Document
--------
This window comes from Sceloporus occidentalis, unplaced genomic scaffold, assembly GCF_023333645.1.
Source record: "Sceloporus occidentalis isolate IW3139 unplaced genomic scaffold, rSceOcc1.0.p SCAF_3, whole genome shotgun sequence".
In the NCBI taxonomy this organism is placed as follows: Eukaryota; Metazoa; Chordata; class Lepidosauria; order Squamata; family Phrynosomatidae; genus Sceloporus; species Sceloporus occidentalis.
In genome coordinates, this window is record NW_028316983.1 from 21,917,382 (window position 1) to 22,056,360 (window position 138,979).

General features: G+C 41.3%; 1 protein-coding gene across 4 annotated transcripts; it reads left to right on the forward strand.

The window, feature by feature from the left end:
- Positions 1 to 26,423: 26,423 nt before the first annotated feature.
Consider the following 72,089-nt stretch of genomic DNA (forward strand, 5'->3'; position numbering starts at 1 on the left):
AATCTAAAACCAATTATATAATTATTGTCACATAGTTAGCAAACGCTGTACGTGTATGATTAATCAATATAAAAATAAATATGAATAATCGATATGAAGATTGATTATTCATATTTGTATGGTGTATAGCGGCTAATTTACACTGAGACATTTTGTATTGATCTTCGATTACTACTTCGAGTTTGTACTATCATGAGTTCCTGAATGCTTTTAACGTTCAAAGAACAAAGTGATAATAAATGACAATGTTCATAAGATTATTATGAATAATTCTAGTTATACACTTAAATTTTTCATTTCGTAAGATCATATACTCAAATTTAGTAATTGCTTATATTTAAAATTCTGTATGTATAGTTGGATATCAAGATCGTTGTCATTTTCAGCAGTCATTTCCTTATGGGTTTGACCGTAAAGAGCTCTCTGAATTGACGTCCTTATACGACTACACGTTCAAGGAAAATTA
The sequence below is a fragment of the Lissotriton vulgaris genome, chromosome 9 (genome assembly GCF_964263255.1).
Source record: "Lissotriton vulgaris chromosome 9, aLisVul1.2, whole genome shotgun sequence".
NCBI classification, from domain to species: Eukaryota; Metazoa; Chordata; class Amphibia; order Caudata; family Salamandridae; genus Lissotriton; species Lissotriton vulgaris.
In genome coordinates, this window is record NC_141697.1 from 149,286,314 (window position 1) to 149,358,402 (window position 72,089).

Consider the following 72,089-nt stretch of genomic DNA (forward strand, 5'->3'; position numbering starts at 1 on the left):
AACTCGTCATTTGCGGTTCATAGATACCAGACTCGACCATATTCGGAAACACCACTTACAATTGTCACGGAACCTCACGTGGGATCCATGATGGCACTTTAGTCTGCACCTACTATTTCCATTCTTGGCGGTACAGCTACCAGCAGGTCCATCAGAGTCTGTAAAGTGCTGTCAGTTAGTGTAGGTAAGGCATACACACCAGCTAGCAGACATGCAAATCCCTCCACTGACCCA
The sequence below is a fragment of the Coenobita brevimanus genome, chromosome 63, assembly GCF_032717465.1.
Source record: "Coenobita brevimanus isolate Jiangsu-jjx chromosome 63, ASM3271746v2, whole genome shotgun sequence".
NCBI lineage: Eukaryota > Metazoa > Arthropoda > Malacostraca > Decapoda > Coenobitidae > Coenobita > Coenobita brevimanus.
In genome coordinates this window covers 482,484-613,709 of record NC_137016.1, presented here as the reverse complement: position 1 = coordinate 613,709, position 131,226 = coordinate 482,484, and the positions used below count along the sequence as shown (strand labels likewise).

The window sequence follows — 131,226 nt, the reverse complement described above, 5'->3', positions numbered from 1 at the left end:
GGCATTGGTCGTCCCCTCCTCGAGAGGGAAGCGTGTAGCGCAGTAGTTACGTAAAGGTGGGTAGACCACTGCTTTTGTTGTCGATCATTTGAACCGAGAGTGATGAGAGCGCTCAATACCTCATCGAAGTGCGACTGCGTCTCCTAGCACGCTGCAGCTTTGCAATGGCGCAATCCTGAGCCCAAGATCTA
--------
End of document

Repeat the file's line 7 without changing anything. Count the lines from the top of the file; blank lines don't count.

- Positions 1 to 26,423: 26,423 nt before the first annotated feature.